Something to keep an eye on is MEI’s 2017 Scheme of Workwhich will be freely available from Spring 2017. The sample units currently available look excellent. Each unit (there will be 43) is based on a topic and includes a commentary of the underlying mathematics, a sample resource, a use of technology, links with other topics, common errors, opportunities for proof and questions to promote mathematical thinking.

Staying with MEI – check the Conference 2016 resources which includes a session on teaching Statistics as part of the new A Level specification and notes from several other sessions on the new A Level specifications.

Perhaps after initial explanations with reminders about what they already know about distance time graphs and emphasising that a gradient is a rate of change, a good starting activity, A tangent is …from Underground Mathematicswhich emphasises rather well that a tangent is a local property of a graph.

I want them to draw some tangents and see how accurate they can be, so I’ll give everyone a good size graph of f(x) = x^{2} and have them draw tangents at x=0, 1, 2, 3 and 4, something that has worked well with A Level students. We can use Desmos to check our work, Tangents to f(x)=x^{2} – Desmos. (For even more @Desmos sophistication – see the end of this post).

Back with Underground Maths again we will useGradient Matchto match functions with their gradient functions. This can be used interactively online. All the resources you need and a solution are provided.

Further Resources AQA – Bridging the Gap – Pocket 3is on Graphs and Real Life Contexts; this includes Distance Time Graphs and Velocity Time Graphs.

There are several resources for teaching this topic on AQA’s All About Maths including clear PowerPoints and suggested lesson activities.
(Free for AQA Centres, find out how to register).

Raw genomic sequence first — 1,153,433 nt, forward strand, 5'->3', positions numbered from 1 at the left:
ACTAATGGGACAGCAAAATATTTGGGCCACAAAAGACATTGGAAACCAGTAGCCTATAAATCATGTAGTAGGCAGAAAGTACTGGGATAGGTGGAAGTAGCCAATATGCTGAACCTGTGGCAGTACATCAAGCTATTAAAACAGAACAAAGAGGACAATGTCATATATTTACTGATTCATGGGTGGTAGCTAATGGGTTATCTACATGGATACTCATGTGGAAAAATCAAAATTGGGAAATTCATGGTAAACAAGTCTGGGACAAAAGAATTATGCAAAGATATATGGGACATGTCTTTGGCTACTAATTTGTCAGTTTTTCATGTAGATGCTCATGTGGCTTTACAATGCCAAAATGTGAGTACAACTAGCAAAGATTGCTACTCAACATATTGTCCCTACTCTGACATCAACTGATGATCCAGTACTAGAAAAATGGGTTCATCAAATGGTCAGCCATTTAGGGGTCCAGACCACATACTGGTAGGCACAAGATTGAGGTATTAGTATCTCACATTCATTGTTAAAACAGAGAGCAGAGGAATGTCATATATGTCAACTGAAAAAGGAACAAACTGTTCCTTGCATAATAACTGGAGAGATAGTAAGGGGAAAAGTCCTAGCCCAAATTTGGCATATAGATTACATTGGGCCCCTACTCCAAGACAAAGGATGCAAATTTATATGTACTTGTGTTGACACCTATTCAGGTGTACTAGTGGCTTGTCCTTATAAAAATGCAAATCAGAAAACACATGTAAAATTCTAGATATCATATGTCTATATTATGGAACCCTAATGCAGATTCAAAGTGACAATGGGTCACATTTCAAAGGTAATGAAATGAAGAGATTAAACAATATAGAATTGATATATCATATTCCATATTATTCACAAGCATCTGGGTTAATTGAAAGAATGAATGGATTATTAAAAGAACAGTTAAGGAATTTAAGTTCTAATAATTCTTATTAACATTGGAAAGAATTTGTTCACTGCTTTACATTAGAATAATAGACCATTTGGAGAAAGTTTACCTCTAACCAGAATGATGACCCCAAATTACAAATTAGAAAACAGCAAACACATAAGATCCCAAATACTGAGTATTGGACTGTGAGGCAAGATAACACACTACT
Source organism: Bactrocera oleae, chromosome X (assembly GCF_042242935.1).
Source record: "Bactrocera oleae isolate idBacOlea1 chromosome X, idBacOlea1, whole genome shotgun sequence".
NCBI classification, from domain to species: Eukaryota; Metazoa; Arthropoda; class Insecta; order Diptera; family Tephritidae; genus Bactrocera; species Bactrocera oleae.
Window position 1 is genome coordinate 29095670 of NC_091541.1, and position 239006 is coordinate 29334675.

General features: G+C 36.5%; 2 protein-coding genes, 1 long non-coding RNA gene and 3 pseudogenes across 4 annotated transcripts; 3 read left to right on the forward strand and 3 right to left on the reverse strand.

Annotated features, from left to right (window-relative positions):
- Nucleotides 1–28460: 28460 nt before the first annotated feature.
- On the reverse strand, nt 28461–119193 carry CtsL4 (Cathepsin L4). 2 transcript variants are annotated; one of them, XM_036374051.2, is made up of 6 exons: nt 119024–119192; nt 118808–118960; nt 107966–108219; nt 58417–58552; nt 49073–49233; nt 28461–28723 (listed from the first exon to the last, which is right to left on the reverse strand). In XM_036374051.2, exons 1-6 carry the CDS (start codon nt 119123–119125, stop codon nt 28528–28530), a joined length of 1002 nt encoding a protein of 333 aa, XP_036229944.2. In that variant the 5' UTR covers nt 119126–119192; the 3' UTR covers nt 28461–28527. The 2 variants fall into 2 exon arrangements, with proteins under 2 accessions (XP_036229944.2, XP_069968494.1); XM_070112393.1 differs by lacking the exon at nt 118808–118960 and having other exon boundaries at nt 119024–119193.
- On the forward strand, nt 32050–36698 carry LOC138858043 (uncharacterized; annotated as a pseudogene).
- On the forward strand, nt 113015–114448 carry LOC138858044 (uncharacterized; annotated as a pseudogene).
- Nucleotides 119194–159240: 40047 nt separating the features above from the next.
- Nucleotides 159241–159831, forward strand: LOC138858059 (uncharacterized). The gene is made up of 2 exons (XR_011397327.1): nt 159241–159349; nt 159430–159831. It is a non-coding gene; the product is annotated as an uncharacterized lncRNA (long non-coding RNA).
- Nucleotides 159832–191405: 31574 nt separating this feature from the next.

One of my resolutions for Maths teachers, one I think applies to teachers of any subject is a reminder about talking to the students about learning and study strategies. Read The Learning Scientists blog for more information and note the excellent downloadable materialson study strategies. Since I wrote that post more slides to use in class with your students are now available, including on Retrieval Practice, a subject I have long been interested in and something I have seen as important all through my teaching career. See my own Low Stakes Testing in the Mathematics Classroom.

Continuing on the theme of retrieval practice, a reminder of a favourite resource, something I have used in my first lessons this week with various classes, Corbett Maths 5-a-day. If you scroll down the GCSE 9-1 collection you will see that Mr Corbett is working on the answers too.

Students appreciate the idea of regular reviews throughout the course.

This coming week we will focus on homework, appropriate for the beginning of the academic year as we establish routines. For some alternative homework ideas, see this page.

On the subject of Twitter, a reminder of just how useful it can be!

As a member of the TES Maths Panel I have often come across the excellent resources from @Pixi_17. In fact writing the original post on Iterative Techniques (and note the June 16 update with a Further Resources / Questions section) I was able to include a resource of hers on the subject. She has now organised her resources on her own website piximaths.co.uk.

Cambridge University’s Underground Mathematics is an outstanding resource for teachers of students age 16-19 and I believe will be an important source of ideas for teaching the new Advanced Level specifications.

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I will be regularly featuring favourite resources; here’s a great way to look at circles! The teddy bear! As with all the resources on Underground mathematics much more than just the problem is available; note the printable/ supporting materials for the teddy bear problem.

On my Reading/Blogs – Learning & Teaching page, you’ll find John Tomsett. His post struck a chord with me – that’s a wonderful video for talking about Growth Mindsets, something I have often mentioned in posts on this blog.